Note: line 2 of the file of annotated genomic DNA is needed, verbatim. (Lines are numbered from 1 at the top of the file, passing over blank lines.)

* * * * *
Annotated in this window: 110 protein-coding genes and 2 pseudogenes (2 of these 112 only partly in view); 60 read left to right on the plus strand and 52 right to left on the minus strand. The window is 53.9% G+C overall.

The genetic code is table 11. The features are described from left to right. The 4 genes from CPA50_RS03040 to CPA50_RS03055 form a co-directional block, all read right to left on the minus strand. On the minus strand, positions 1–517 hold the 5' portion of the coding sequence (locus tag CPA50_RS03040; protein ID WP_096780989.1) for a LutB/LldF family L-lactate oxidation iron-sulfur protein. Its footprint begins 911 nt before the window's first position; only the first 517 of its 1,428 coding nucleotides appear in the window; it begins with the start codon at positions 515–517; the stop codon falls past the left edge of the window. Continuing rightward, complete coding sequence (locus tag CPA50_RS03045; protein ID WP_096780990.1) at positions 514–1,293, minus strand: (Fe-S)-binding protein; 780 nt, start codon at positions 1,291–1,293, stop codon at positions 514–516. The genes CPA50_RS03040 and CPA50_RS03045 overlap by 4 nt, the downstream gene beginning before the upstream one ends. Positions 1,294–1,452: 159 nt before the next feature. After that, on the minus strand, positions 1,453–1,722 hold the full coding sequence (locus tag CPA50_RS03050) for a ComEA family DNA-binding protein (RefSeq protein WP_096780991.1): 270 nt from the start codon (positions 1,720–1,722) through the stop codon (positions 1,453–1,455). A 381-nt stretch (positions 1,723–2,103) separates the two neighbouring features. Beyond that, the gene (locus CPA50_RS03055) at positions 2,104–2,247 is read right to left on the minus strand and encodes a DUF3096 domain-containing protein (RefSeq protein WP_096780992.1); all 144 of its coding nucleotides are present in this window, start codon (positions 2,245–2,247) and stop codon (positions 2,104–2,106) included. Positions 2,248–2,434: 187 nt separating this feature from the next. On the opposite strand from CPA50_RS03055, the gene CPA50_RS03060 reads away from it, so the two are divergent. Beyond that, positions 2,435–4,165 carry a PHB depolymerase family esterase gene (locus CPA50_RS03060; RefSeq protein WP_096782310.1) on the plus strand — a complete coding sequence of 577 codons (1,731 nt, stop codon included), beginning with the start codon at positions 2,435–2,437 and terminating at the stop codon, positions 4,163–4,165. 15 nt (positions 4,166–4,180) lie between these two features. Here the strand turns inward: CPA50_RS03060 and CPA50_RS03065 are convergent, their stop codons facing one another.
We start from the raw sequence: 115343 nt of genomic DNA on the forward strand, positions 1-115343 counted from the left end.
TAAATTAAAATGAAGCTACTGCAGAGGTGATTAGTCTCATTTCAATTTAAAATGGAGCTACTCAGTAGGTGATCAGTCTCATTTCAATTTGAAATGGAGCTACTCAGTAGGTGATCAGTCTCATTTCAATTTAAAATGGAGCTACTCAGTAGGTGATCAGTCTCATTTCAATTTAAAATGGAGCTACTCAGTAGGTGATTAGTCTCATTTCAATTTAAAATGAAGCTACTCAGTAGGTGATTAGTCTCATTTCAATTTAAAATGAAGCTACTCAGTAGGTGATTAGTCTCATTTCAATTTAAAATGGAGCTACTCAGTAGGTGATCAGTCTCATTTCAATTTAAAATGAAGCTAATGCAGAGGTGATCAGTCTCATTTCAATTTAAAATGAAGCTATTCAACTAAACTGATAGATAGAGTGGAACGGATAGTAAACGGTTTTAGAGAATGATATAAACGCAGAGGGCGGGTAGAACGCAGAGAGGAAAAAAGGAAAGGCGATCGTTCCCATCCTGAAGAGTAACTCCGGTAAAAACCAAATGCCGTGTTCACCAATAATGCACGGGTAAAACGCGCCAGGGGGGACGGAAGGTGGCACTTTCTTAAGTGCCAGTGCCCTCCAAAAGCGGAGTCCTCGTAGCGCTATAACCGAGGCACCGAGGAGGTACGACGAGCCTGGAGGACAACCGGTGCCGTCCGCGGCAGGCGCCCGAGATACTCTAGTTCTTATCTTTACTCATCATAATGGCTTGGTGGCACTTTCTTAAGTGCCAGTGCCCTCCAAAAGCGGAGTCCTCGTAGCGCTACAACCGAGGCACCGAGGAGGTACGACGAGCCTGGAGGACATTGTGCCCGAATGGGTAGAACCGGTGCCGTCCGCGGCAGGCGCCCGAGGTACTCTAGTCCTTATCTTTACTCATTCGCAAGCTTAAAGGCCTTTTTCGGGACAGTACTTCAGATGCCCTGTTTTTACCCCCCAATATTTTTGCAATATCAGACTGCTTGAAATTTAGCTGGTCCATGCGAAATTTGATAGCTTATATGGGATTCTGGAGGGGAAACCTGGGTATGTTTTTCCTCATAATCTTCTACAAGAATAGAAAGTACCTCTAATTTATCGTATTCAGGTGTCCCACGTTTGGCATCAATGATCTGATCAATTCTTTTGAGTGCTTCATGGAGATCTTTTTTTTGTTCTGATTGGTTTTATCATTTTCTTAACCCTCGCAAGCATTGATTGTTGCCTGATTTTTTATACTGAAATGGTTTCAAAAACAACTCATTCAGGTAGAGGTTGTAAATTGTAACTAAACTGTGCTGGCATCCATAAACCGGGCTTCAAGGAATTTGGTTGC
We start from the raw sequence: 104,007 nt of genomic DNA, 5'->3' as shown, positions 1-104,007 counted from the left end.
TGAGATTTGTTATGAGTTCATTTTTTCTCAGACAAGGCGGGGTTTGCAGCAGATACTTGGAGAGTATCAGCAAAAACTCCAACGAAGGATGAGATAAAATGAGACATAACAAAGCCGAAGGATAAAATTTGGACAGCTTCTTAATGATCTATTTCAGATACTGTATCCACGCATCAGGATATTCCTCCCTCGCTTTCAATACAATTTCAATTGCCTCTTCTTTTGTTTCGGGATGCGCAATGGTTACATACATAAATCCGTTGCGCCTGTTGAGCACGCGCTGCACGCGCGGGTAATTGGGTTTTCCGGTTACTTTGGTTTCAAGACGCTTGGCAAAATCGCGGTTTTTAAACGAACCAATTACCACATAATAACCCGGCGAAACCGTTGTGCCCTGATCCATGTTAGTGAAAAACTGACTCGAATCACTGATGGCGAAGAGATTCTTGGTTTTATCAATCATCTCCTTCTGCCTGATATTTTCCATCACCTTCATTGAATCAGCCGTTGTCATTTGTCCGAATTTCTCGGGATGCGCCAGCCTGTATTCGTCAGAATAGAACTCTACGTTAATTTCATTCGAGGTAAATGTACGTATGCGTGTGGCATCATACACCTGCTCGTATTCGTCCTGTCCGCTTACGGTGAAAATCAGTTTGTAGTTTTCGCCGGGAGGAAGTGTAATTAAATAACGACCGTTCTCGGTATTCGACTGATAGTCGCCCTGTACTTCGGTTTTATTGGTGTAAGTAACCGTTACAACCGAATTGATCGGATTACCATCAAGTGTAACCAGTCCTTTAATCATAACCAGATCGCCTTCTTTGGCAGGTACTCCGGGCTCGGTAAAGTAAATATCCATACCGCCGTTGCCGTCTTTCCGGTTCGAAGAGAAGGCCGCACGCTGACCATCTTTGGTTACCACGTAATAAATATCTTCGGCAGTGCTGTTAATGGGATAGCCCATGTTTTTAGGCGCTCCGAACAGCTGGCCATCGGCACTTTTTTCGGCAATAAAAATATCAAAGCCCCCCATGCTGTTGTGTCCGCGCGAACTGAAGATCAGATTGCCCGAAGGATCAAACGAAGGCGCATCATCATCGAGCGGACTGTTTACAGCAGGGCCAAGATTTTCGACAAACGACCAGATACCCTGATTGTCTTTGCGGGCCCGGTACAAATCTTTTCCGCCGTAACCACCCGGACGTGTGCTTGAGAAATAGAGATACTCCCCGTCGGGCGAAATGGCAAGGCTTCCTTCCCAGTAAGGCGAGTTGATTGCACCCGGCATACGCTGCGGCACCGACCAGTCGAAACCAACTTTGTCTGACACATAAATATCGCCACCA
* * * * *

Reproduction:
The genetic code is table 11. The features are described from left to right. The 4 genes from CPA50_RS03040 to CPA50_RS03055 form a co-directional block, all read right to left on the minus strand. On the minus strand, positions 1–517 hold the 5' portion of the coding sequence (locus tag CPA50_RS03040; protein ID WP_096780989.1) for a LutB/LldF family L-lactate oxidation iron-sulfur protein. Its footprint begins 911 nt before the window's first position; only the first 517 of its 1,428 coding nucleotides appear in the window; it begins with the start codon at positions 515–517; the stop codon falls past the left edge of the window. Continuing rightward, complete coding sequence (locus tag CPA50_RS03045; protein ID WP_096780990.1) at positions 514–1,293, minus strand: (Fe-S)-binding protein; 780 nt, start codon at positions 1,291–1,293, stop codon at positions 514–516. The genes CPA50_RS03040 and CPA50_RS03045 overlap by 4 nt, the downstream gene beginning before the upstream one ends. Positions 1,294–1,452: 159 nt before the next feature. After that, on the minus strand, positions 1,453–1,722 hold the full coding sequence (locus tag CPA50_RS03050) for a ComEA family DNA-binding protein (RefSeq protein WP_096780991.1): 270 nt from the start codon (positions 1,720–1,722) through the stop codon (positions 1,453–1,455). A 381-nt stretch (positions 1,723–2,103) separates the two neighbouring features. Beyond that, the gene (locus CPA50_RS03055) at positions 2,104–2,247 is read right to left on the minus strand and encodes a DUF3096 domain-containing protein (RefSeq protein WP_096780992.1); all 144 of its coding nucleotides are present in this window, start codon (positions 2,245–2,247) and stop codon (positions 2,104–2,106) included. Positions 2,248–2,434: 187 nt separating this feature from the next. On the opposite strand from CPA50_RS03055, the gene CPA50_RS03060 reads away from it, so the two are divergent. Beyond that, positions 2,435–4,165 carry a PHB depolymerase family esterase gene (locus CPA50_RS03060; RefSeq protein WP_096782310.1) on the plus strand — a complete coding sequence of 577 codons (1,731 nt, stop codon included), beginning with the start codon at positions 2,435–2,437 and terminating at the stop codon, positions 4,163–4,165. 15 nt (positions 4,166–4,180) lie between these two features. Here the strand turns inward: CPA50_RS03060 and CPA50_RS03065 are convergent, their stop codons facing one another.